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Answers to questions
Fluoride, a naturally occurring mineral, is found in different sources such as water, food, toothpaste, and mouth rinses. Using fluoride regularly can help strengthen your teeth. Every day our teeth lose minerals like calcium and phosphate, which can make the enamel weaker. Fluoride helps with the re-absorption of these minerals and also prevents decay. In some cases, fluoride can reverse mild dental decay.
Fluoride treatment is available as at-home kits and professional treatments. We recommend using professional treatment because the dentist can control the amount of fluoride to use. Using At-home fluoride kits increases the risk of overdosing. You can, however, get the customized at-home trays, which are recommended for post-radiation patients.
Fluoride treatment can be applied topically or systematically. The in-office treatment is topical and involves the use of fluoride varnish, gels, and foams. We the dentist will first deep clean the teeth to get rid of buildup. Using swabs or brush, then we will apply fluoride on the surface of the teeth. You should avoid eating food 30 minutes after the gel or foam solution is applied to allow the fluoride to be absorbed.
We recommends getting the in-office fluoride treatment every three, six, or 12 months depending on your dental health. If you are at risk of dental cavities, then having frequent treatments may be recommended.
Yes, but if they are above three years. Children are prone to dental cavities, and it is paramount to protect the primary teeth (act as placeholders) to support their dental health.
Fluoride treatment is recommended for children, but adults can also benefit from it, especially if they suffer from:
- Dry mouth. Saliva not only contains fluoride but helps to clean the teeth of any food particles and therefore prevents bacteria growth. Having a low production of saliva will increase your risk of developing dental cavities because you don’t have enough saliva to clean the mouth.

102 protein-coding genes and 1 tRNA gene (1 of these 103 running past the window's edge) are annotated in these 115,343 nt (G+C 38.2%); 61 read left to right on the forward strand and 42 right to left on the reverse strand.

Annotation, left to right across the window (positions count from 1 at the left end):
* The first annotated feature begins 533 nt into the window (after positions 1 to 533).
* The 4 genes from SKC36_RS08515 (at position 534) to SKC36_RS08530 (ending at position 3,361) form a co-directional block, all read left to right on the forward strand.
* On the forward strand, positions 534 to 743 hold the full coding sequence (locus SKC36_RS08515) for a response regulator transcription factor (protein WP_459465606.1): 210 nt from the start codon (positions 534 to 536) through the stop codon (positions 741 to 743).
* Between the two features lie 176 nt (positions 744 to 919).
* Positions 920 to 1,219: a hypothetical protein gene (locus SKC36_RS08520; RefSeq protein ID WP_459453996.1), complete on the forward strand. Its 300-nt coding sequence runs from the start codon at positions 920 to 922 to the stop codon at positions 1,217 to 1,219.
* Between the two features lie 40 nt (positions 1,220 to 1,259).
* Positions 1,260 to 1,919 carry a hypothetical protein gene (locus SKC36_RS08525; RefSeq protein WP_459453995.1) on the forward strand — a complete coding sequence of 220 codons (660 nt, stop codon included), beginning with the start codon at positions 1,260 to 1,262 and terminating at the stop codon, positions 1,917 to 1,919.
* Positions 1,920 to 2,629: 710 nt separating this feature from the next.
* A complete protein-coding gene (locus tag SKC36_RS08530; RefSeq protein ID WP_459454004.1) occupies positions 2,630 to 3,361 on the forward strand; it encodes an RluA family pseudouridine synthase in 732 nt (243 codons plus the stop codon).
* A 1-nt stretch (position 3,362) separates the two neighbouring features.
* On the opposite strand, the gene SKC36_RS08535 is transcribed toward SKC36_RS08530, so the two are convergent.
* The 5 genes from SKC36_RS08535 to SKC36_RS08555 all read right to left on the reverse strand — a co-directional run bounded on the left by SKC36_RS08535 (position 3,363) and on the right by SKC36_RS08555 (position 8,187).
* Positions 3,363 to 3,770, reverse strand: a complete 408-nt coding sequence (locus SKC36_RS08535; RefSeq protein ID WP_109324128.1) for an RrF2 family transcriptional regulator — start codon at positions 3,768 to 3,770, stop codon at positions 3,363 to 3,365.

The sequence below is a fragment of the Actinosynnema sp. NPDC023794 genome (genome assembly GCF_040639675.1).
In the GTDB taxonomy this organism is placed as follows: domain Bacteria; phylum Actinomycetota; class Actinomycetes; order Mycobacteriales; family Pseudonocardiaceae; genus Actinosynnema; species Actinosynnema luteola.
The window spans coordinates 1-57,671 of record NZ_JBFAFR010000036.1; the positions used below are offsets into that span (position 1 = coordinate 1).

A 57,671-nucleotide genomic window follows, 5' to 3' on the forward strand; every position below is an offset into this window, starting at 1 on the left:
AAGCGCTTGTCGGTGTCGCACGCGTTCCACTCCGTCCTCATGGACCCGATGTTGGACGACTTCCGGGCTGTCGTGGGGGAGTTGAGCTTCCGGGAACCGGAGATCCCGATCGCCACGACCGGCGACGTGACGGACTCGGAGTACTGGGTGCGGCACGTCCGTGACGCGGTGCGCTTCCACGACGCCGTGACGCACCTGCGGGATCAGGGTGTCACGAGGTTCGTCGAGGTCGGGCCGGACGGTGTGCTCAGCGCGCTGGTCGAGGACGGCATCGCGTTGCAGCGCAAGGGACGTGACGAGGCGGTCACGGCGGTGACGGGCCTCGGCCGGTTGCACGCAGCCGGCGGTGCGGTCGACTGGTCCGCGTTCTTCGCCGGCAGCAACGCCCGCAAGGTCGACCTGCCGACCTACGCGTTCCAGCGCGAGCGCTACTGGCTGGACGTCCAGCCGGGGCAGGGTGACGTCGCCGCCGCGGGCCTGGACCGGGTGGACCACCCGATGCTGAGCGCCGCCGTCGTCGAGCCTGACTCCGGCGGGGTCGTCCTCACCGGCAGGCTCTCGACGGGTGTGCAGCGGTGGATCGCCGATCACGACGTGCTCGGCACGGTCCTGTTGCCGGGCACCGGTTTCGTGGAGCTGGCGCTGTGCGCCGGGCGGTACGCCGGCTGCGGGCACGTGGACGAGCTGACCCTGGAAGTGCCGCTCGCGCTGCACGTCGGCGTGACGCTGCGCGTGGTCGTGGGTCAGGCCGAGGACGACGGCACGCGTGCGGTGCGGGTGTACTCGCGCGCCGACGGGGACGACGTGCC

- The presence of dental restorations, such as bridges and crowns, can warrant regular fluoride treatments. The crowns, veneers, and bridges can trap food particles and weaken the teeth.
- Periodontal disease leads to receding gums, which exposes your teeth to bacterial attacks and makes them prone to decay.
- If you are undergoing radiation therapy, you need fluoride support. Radiation causes dry mouth and increases the risk of decay. Furthermore, it affects the dental tissue and increases the risk of de-mineralization, which causes the enamel to weaken and be prone to attack.
Too much fluoride can affect your dental health. You can overdose on fluoride if you use fluoride and also consume the supplements. Dental fluorosis is prevalent in children because they easily swallow the fluoride toothpaste. Fluorosis can cause:
- Tooth discoloration. Fluoride overdose causes white specks, staining and pitting on the teeth
- It affects bone homeostasis, the process remodeling and creating new bone
- Dense, but brittle bones
- Allergic reactions which cause skin irritation
- Acute toxicity that leads to diarrhea, nausea, excessive swelling, and tiredness